"They brought Peter and John before them and began the interrogation in this fashion: 'By what power or in whose name have men of your stripe done this?' " —Acts 4:7
Peter was a wimp and a "chicken." He denied Christ three times because his fear was stronger than his love. Peter was a "loudmouth." He publicly announced that he would die rather than deny Christ — no matter what anyone else did (Mk 14:29-31).
Peter was chosen by Jesus to be the first leader of the Church, that is, the first Pope. The Lord does not choose the qualified as much as the "call-ified." "God chose those whom the world considers absurd to shame the wise; He singled out the weak of this world to shame the strong. He chose the world's lowborn and despised, those who count for nothing, to reduce to nothing those who were something; so that mankind can do no boasting before God" (1 Cor 1:27-29). The Lord chooses "uneducated men of no standing" to amaze the world in how He can do such great works through such poor instruments (Acts 4:13). The Lord chooses the extreme cases so that we may become examples of God's mercy to those who would "later have faith in Him and gain everlasting life" (1 Tm 1:16).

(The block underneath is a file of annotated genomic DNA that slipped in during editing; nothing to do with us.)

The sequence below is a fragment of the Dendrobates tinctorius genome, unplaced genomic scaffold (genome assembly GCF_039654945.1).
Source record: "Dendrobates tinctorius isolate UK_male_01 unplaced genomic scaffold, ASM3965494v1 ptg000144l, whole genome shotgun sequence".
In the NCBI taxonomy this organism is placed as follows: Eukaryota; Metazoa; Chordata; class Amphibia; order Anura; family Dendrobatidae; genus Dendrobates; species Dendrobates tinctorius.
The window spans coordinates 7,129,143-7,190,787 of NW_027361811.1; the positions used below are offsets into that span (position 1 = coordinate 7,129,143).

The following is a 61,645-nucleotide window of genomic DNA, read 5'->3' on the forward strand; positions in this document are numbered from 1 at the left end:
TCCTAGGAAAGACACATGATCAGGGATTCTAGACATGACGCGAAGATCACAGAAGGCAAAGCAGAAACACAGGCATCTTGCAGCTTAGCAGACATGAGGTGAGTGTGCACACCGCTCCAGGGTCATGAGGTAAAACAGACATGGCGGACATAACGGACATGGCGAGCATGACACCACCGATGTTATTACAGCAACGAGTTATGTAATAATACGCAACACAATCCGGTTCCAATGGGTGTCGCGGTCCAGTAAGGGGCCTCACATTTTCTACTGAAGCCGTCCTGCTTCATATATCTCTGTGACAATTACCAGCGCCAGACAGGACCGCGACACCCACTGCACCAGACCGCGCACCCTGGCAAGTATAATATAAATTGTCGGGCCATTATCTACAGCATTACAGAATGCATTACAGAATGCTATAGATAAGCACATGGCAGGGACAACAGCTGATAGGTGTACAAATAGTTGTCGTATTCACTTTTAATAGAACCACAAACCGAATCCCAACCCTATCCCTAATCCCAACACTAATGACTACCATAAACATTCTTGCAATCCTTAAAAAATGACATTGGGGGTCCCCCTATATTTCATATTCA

Jesus has chosen you to witness for His resurrection. Are you qualified? No. Are you called? Yes. Go. Go now.
Prayer: Father, use me up for love of Jesus. Consume me (Heb 12:29).
Promise: "There is no salvation in anyone else, for there is no other name in the whole world given to men by which we are to be saved." —Acts 4:12
Praise: Praise Jesus, Who holds "the keys of death and the nether world" (Rv 1:18). I will live forever in Jesus! Alleluia forever!
(For a related teaching, order our tape on A Prophetic Lifestyle on audio AV 75-3 or video V-75.)
Nihil obstat: Reverend Giles H. Pater, November 15, 2001
Imprimatur: †Most Reverend Carl K. Moeddel, Vicar General and Auxiliary Bishop of the Archdiocese of Cincinnati, November 16, 2001
The Nihil obstat and Imprimatur are a declaration
that a book or pamphlet is considered to be free from doctrinal or moral error.
It is not implied that those who have granted the Nihil obstat and Imprimatur
agree with the contents, opinions, or statements expressed.